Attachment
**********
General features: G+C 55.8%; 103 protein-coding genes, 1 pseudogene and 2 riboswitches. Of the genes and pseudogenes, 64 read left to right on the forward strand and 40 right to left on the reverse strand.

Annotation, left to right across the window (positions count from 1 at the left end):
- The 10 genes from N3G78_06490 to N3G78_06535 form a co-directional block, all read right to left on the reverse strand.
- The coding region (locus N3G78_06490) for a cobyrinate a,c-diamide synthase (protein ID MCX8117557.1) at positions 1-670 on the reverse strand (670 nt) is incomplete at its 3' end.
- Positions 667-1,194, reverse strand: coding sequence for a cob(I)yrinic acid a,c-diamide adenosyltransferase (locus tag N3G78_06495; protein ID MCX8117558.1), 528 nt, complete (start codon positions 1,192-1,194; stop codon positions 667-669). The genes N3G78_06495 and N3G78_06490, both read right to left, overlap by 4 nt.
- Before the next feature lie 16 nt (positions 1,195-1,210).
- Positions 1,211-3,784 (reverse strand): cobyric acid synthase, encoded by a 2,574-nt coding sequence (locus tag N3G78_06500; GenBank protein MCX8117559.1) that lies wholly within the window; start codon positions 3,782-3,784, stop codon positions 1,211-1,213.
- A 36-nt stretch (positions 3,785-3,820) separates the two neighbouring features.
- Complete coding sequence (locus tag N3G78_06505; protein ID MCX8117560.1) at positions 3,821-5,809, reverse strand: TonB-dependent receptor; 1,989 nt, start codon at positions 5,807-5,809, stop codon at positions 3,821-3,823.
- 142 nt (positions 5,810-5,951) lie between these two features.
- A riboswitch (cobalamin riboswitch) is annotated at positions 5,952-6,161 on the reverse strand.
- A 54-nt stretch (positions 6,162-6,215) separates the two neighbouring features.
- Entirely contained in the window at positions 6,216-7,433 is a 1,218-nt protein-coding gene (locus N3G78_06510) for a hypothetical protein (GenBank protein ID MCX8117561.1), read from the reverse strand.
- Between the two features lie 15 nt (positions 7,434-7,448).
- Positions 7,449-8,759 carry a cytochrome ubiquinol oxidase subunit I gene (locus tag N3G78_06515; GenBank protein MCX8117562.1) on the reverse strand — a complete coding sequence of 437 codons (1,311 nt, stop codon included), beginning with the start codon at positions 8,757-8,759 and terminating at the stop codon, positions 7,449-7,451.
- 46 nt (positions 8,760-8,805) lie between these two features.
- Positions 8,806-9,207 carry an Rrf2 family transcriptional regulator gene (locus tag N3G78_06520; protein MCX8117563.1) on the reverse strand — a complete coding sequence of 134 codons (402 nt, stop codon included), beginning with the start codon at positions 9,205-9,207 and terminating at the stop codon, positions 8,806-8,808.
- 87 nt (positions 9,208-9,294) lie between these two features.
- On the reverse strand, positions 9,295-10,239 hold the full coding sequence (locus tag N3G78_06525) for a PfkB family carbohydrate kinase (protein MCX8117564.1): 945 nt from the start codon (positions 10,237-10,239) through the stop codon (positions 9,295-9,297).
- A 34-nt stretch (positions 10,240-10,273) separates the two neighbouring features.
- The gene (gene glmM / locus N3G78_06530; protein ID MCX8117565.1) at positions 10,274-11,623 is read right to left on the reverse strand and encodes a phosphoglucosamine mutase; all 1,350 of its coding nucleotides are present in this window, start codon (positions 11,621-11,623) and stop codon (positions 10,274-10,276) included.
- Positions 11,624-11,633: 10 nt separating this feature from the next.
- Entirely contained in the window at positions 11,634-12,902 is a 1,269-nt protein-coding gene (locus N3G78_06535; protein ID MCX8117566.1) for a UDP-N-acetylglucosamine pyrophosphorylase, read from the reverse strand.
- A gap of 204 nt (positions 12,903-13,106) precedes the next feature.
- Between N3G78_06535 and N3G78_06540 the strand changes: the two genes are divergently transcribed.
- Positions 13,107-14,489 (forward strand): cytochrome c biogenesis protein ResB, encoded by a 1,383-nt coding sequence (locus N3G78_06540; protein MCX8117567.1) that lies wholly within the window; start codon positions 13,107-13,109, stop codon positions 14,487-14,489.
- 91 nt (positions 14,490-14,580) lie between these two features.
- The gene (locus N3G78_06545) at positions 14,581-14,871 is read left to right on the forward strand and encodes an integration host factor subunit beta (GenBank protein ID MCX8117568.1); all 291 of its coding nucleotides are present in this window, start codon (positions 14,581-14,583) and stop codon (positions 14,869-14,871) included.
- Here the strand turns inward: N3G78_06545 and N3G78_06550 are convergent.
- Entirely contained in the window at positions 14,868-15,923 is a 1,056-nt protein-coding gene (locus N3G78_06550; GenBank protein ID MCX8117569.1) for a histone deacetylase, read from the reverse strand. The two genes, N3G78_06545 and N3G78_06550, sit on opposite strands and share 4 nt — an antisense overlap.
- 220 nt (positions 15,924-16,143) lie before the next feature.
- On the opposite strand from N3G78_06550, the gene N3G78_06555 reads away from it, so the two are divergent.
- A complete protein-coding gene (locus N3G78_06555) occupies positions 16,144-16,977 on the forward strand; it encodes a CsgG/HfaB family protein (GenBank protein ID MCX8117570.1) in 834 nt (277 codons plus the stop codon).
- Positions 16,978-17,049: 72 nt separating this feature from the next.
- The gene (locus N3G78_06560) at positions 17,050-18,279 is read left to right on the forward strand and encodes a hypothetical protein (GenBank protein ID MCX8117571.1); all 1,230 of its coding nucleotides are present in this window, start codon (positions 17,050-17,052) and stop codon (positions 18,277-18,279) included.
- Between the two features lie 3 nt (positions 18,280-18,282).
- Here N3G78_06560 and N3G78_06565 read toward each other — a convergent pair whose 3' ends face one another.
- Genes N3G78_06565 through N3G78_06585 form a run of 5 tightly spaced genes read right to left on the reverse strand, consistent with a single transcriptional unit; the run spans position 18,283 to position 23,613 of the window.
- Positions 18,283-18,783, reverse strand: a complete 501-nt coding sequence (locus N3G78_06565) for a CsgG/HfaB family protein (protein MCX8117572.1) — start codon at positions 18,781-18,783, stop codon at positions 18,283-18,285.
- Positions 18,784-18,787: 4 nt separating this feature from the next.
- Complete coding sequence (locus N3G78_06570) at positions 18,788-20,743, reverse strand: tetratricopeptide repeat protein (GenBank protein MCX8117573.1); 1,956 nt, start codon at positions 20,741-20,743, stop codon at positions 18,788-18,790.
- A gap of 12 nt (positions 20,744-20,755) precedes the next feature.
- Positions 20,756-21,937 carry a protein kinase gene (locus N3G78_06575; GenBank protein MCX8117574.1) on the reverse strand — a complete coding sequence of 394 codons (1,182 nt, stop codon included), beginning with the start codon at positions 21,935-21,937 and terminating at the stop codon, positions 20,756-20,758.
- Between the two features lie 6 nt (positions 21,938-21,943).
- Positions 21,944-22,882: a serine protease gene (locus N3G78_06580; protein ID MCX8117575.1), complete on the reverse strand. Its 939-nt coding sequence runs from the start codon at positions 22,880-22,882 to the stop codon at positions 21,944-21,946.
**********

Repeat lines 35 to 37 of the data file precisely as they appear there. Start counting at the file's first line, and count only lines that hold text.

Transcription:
- The gene (locus N3G78_06560) at positions 17,050-18,279 is read left to right on the forward strand and encodes a hypothetical protein (GenBank protein ID MCX8117571.1); all 1,230 of its coding nucleotides are present in this window, start codon (positions 17,050-17,052) and stop codon (positions 18,277-18,279) included.
- Between the two features lie 3 nt (positions 18,280-18,282).
- Here N3G78_06560 and N3G78_06565 read toward each other — a convergent pair whose 3' ends face one another.